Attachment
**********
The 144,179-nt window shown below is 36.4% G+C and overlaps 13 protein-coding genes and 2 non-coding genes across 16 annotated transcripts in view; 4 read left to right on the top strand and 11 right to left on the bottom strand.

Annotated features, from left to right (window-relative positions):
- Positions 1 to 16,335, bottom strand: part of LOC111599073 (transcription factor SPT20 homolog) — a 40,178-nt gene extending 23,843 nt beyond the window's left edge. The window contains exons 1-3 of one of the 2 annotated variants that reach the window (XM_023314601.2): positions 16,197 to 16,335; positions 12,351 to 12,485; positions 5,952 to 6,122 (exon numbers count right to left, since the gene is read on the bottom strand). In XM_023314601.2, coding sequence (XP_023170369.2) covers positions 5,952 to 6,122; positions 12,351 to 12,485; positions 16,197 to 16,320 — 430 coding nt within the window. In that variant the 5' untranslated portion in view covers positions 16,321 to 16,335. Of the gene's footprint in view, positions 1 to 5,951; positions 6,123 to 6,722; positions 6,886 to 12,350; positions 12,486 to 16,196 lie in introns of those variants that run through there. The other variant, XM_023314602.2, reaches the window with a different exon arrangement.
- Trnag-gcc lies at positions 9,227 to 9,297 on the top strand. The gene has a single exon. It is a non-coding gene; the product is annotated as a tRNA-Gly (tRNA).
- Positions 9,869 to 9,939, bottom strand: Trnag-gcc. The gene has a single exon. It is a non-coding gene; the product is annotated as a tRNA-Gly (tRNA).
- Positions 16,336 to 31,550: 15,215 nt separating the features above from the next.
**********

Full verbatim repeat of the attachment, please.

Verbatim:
The 144,179-nt window shown below is 36.4% G+C and overlaps 13 protein-coding genes and 2 non-coding genes across 16 annotated transcripts in view; 4 read left to right on the top strand and 11 right to left on the bottom strand.

Annotated features, from left to right (window-relative positions):
- Positions 1 to 16,335, bottom strand: part of LOC111599073 (transcription factor SPT20 homolog) — a 40,178-nt gene extending 23,843 nt beyond the window's left edge. The window contains exons 1-3 of one of the 2 annotated variants that reach the window (XM_023314601.2): positions 16,197 to 16,335; positions 12,351 to 12,485; positions 5,952 to 6,122 (exon numbers count right to left, since the gene is read on the bottom strand). In XM_023314601.2, coding sequence (XP_023170369.2) covers positions 5,952 to 6,122; positions 12,351 to 12,485; positions 16,197 to 16,320 — 430 coding nt within the window. In that variant the 5' untranslated portion in view covers positions 16,321 to 16,335. Of the gene's footprint in view, positions 1 to 5,951; positions 6,123 to 6,722; positions 6,886 to 12,350; positions 12,486 to 16,196 lie in introns of those variants that run through there. The other variant, XM_023314602.2, reaches the window with a different exon arrangement.
- Trnag-gcc lies at positions 9,227 to 9,297 on the top strand. The gene has a single exon. It is a non-coding gene; the product is annotated as a tRNA-Gly (tRNA).
- Positions 9,869 to 9,939, bottom strand: Trnag-gcc. The gene has a single exon. It is a non-coding gene; the product is annotated as a tRNA-Gly (tRNA).
- Positions 16,336 to 31,550: 15,215 nt separating the features above from the next.